The study challenges the view that many low-income fathers abandon their responsibilities to their children, said study author Robert Keefe, an associate professor at the University at Buffalo School of Social Work in Buffalo, N.Y.
"Our research suggests that fathers are rolling up their sleeves and getting involved with their children," he said in a university news release.
Low-income parents in Syracuse, N.Y., were interviewed between 1996 and 2011. In those interviews, 94 percent of mothers said the fathers of their children were somewhat to highly involved with their families. That was true even when the fathers were in jail, the researchers said.
"Regardless of what these fathers were facing, they tried to stay involved with their children," Keefe said.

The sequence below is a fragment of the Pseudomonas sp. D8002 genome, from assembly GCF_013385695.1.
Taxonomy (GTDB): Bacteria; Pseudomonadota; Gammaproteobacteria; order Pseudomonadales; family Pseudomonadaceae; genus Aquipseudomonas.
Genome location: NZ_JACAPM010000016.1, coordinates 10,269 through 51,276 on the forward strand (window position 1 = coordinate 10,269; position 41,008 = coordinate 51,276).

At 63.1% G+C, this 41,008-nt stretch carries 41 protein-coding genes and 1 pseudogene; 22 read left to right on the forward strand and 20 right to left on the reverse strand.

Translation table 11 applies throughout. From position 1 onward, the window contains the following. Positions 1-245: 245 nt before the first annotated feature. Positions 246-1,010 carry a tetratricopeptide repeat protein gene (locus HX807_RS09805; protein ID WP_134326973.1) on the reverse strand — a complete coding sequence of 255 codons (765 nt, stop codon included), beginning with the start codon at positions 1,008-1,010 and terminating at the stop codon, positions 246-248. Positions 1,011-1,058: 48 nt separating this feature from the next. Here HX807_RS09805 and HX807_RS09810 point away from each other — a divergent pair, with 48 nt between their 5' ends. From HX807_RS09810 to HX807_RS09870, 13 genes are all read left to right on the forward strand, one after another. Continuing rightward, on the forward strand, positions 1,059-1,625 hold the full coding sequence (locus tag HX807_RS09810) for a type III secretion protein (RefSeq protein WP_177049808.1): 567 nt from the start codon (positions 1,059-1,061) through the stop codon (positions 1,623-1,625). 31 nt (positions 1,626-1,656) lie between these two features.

Keefe noted that financial support is the main measure of American fathers' involvement with their children.
"It's not fair to limit defining fatherhood involvement to economics when many of these dads are trying to be good fathers. Since all of the fathers in the study were low-income, their economic contributions might not be that great and because of that they're automatically thought of as any number of things we've heard, from deadbeat dads to just being uninvolved," he said.
"Working three or four jobs, being called away for military duty or volunteering at jobs in hopes the job will turn into a full-time paying job are all ways fathers try to provide for their children, but also pose limitations on the amount of time they can spend with their children," Keefe added.
Even many fathers who are in jail try to remain as involved as possible with their children through phone calls and visits, he said.
The study was published recently in the quarterly journal Families in Society.More information
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